Best use of namespacs

I’d like some guidance around use of namespaces. The only import/export filtering is on namespaces which makes them a tempting delimiter for cross-env federation, i.e. a central server configures all namespaces, which can be propagated out to the relevant envs only.

This makes it harder for teams to define contextual behaviours for all envs, i.e. compare values across all envs for a flag. in this case using some other mechanism for namespaces or use a default one would make sense, but I would end up pushing a lot of rules that would never apply to some edge nodes in those envs, although given how complex rules could get, perhaps this is reasonable to ensure consistent evaluation.

Some possible ways of dealing with this would be

  1. Allow flags and segments to be defined as templates, which appear in all namespaces consistently (we could do this with automation ourselves via the API potentially). This way the effort around ensuring consistency across projects/envs is reduced
  2. Treat some attributes as first class citizens, which are passed into the flipt nodes as injected parameters, e.g. a sidecar could interpolate pod name, deployment name, host, env and some other data, but env maybe would be something that is assumed to always exist, and could be exposed as a filter for import/export or an autogenerated segment

I think my worry is that namespaces as a generic concept make it hard to keep consistency across teams or envs, and that I feel like more functionality needs to be added to bridge the gap, would love some advice on this.

I totally get what you’re saying. I think, in hindsight, suggesting namespaces are useful as containers for environments was the wrong suggestion.

Namespaces are great for organizing collections of flags that have something in common (e.g. they belong to some team). And as a parameter for hanging authorization on. e.g. Team X can view namespaces A,B,C, but can edit D,E,F and so on. But they’re not adequate for namespaces.

In the declarative backends, we imagined that references would make better sense for environments. e.g. with Git, these are branches. You can then literally diff the two branches to understand the difference there. We’re thinking about how to bring this into the UI there, along with writes in general.
With OCI, you have tag in the repositories. This way you can e.g. have your environemnts organized as different folders in a repository before each folder is published to a different tag. Same actually can be done with git actually, there is a directory predicate which means you can run Flipt multiples times over a repo, each serving a different environment folder.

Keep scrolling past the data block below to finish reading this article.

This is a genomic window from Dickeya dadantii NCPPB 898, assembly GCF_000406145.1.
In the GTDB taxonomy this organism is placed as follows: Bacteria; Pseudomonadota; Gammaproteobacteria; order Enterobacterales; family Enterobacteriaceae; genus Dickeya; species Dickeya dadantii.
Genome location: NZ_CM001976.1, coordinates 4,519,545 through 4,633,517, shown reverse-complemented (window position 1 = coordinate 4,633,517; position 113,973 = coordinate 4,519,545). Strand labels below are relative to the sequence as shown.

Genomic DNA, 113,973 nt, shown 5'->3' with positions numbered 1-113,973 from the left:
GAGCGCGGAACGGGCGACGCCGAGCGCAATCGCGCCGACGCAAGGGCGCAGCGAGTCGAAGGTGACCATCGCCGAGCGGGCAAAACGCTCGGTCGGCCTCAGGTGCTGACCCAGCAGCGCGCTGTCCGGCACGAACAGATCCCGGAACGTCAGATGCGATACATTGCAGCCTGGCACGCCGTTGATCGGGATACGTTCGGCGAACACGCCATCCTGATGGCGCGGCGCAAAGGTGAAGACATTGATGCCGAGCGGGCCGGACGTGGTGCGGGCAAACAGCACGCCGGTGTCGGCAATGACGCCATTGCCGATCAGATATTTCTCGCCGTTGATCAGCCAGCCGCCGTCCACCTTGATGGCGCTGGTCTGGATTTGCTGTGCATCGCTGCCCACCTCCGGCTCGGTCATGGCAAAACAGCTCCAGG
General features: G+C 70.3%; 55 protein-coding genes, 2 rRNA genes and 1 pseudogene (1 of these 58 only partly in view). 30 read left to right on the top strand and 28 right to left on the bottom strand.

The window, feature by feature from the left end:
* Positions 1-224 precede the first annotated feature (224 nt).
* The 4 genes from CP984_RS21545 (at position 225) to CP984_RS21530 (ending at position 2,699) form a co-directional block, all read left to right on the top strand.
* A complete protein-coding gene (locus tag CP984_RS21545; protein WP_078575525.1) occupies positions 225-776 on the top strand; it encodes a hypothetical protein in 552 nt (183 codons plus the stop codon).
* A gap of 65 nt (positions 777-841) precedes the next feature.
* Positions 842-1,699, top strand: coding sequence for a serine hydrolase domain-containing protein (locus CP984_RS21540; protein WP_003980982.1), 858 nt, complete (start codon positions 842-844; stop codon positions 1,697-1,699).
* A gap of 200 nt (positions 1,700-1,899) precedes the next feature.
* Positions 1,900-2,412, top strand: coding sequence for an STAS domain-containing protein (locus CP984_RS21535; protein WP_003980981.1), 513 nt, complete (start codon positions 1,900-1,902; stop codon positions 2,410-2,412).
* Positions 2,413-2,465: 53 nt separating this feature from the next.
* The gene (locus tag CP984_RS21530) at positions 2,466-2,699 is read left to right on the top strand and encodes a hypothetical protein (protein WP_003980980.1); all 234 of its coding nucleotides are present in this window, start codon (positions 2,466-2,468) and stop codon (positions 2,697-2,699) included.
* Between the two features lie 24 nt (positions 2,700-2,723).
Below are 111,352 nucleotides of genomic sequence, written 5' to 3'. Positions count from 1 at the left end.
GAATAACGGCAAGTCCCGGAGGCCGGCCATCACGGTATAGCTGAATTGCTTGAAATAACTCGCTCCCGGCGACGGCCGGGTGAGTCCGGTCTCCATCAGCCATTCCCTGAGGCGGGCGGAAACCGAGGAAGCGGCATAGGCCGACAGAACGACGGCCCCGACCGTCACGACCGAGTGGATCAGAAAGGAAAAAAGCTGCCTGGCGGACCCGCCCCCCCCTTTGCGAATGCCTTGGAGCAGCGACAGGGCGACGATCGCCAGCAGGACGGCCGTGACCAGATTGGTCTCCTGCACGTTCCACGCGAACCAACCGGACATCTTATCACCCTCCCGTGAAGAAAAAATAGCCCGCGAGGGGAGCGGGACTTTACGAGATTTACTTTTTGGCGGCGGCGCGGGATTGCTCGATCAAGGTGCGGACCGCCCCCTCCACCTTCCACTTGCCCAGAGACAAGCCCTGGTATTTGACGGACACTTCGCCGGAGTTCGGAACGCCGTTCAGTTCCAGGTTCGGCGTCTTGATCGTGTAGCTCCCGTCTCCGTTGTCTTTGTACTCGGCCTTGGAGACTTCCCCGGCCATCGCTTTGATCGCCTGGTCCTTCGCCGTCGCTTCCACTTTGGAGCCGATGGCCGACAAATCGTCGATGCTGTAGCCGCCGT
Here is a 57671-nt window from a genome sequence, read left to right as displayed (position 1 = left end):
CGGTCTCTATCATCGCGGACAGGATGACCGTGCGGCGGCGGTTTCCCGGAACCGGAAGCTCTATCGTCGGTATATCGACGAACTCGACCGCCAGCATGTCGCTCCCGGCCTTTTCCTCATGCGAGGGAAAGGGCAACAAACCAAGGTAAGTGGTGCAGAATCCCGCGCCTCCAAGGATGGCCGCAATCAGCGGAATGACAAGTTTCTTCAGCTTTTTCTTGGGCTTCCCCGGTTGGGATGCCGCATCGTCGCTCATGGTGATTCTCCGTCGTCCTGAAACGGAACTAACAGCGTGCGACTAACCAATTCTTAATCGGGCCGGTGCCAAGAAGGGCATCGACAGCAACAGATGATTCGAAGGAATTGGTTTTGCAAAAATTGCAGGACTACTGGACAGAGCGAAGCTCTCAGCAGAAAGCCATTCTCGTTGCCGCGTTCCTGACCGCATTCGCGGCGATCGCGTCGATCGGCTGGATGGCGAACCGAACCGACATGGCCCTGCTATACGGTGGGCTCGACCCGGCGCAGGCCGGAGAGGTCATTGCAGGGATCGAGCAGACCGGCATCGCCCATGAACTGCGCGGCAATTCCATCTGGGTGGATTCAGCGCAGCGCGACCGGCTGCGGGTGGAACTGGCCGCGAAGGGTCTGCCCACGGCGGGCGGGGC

But that doesn’t help with the relation backends.
We could still introduce the concept of environments as first-class concept.
I wonder if there is a way we can make the experience work seemlessly across the backends :thinking:

Makes sense, thanks for the clarifications and thoughts. I think having env as a first class citizen is only part of the puzzle, having a way of building consistency across namespaces/envs is whats needed, and that could be a manual external process but it would be great aided through tooling, for example

  1. Allowing a centrally defined list of envs to be defined
  2. Allowing rules, or segments to be defined as global, so they are visible across all namespaces, or can be exported and imported to different namespaces automatically via a filter
  3. Evaluation views or flag views howing the breakdown of responses for different envs (simpler than a broad dag of rule evaluation)

I really like this idea and I think it would allow us to get pretty far with the problem of keeping namespaces in sync. It doesn’t solve the env problem though as you both discussed above. I guess we’d ultimately need to decide if we want to make envs a ‘first class’ thing which would be about the same amount of work that it took us to add namespaces (pretty large lift)